Some authors hate being edited, so the Muse apologises in advance for any unwanted glitter that might find its way into Alzrith’s story during this post. But as promised, here we go…
Normally, two levels of editing are done on a story before publication. The first involves rewriting parts of it, maybe cutting out a paragraph to speed things up, or adding a sentence or two to explain something in more detail. Usually at this stage, the editor will make suggestions and leave it up to the author to go away and do the rewrite. Otherwise the editor might end up putting some of their own style on the story, which would be very un-muselike!
With “Tricked”, the challenge was to continue from an opening paragraph set by BR Collins, which can be difficult because every author has his or her own style. Alzrith did this well with the line “I didn’t know why I said I was ready”. One thing the Muse noticed was that BR Collins’ opening uses the present tense, but Alzrith changed into the past tense – did anyone else notice this? The story still works fine, but this line could also have been written: “I don’t know why I say I am ready” or even "I don't know why I said I was ready." Which do you prefer?
Then we get some dialogue between Rachel and the hero, which explains the ghost story (the bloody white ladies) they have come to investigate. Dialogue to set a scene can be a good thing in a novel, but can often work better shrunk down into a paragraph of explanation for a short story - though there is some excellent dialogue here, so it would be a shame to lose it all!
The Muse will pick up the next level of editing at the end of the story. This is called copy-editing, and involves things like correcting punctuation and grammar but without removing the author’s own style. Often the best authors don’t use “correct” grammar and punctuation, so this is harder than it looks! Out of interest, I have also put Tricked into the present tense here so you can see how it might work – although a real copy-editor would not have dared to do this! I can only get away with it because I’m a unicorn.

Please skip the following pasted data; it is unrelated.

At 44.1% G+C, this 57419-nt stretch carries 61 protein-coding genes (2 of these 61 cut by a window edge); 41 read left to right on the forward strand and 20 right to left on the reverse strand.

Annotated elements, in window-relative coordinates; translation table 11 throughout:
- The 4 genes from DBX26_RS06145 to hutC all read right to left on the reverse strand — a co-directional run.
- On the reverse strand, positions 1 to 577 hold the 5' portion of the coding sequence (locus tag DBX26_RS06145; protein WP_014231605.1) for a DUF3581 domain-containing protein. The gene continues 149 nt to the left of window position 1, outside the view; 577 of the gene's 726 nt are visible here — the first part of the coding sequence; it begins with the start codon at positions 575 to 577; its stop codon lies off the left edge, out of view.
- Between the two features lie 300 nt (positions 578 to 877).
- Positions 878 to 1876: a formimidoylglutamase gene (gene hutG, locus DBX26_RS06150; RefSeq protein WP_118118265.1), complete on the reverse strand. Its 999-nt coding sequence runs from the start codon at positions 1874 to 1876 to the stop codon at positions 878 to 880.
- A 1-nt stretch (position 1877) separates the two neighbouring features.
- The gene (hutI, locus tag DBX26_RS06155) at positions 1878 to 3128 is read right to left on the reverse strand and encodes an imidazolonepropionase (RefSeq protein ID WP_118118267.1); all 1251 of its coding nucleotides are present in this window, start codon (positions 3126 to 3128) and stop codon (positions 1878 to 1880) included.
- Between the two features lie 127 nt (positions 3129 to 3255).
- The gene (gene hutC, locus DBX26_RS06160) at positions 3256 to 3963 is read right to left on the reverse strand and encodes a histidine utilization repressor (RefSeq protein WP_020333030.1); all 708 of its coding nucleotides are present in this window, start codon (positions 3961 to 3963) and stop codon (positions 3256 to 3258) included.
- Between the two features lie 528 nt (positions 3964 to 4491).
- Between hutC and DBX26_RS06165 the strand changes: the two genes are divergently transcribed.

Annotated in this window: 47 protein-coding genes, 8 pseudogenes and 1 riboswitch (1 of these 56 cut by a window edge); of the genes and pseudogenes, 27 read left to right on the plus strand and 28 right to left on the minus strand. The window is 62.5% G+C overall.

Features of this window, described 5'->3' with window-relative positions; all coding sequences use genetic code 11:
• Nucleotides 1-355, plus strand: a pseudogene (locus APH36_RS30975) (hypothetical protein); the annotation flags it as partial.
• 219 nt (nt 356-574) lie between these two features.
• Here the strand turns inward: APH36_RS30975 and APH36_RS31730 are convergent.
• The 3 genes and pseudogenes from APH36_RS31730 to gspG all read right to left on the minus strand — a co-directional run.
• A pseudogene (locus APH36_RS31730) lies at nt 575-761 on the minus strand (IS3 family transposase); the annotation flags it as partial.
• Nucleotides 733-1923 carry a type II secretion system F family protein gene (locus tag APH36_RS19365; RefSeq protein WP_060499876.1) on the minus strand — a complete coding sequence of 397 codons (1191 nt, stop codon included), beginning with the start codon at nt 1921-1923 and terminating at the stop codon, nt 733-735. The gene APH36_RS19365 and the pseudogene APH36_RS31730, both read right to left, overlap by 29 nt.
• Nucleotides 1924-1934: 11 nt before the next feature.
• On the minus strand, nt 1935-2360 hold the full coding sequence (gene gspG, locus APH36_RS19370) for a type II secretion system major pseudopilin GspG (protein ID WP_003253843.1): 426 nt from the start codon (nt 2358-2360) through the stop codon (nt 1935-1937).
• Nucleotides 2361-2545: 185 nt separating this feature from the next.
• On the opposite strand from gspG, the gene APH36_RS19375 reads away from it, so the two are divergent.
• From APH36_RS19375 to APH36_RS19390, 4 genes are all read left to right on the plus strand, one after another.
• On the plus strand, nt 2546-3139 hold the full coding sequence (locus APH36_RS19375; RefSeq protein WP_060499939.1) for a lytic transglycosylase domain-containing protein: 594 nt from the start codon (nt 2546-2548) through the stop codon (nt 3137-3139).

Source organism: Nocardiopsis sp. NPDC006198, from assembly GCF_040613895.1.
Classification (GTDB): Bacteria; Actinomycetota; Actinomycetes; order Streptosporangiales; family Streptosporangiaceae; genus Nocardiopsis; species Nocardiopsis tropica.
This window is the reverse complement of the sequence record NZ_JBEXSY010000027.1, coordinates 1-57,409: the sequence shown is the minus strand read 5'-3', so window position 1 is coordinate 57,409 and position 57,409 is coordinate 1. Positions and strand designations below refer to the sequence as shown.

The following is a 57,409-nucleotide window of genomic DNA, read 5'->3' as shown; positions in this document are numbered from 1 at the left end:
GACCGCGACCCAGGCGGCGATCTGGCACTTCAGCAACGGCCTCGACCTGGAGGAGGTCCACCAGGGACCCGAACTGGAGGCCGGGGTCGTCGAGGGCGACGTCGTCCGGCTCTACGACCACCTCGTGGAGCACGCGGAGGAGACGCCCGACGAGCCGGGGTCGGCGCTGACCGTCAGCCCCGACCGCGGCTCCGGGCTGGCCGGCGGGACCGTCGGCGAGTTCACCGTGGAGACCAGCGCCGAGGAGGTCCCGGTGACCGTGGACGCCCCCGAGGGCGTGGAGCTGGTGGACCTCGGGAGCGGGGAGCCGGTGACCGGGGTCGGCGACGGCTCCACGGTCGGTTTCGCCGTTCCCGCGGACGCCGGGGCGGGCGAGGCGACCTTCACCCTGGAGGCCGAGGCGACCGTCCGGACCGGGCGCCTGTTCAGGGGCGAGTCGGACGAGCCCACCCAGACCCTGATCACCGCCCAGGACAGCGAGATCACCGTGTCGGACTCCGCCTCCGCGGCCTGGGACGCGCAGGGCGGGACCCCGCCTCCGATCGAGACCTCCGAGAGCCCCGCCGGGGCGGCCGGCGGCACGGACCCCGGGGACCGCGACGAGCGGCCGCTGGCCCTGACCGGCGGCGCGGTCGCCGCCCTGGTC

TRICKED (last part, edited by the Muse)
The two ladies float lazily towards us, trapping us in the middle. Rachel lets out a short scream before she falls unconscious. I catch her in my arms, crouch, and close my eyes tightly…
Laughter floats in the air and reaches my ears. It isn’t the same laughter I expect from the ladies, after all, but mocking laughter I am sure I recognize.
I open my eyes to find the place where Rachel and I are standing lit with huge flashlights hanging above the low sturdy branches. The two ladies reveal the faces of none other than the class storytellers, Leo and Kevin, their dark wigs in their arms. They are suspended in midair by some ropes attached around their waists.
‘Did you see that? They almost believed it!’ Kevin says, laughing.
Then there are my classmates, too – probably the storytellers’ accomplices to set up this dreadful night – roaring with laughter.
‘How did you do that?’ I demand, annoyed. Rachel is still unconscious.
‘With help from the whole class, of course!’ replies Leo. ‘Especially from you two and some glow-in-the-dark costumes. Aw, you look really meant for each other, Lime!’
I blush but don’t let Rachel go from my embrace. The exhausting night continues until the next morning, when Mum decreases my usual allowance by almost seventy-five percent for catching my bed empty. Maybe this is the consequence I should have been worried about all along?
Thank you very much to Alzrith for offering up this story to the Muse. Young writers are always welcome to send in their stories or poems for feedback on this blog – see the link opposite for more details.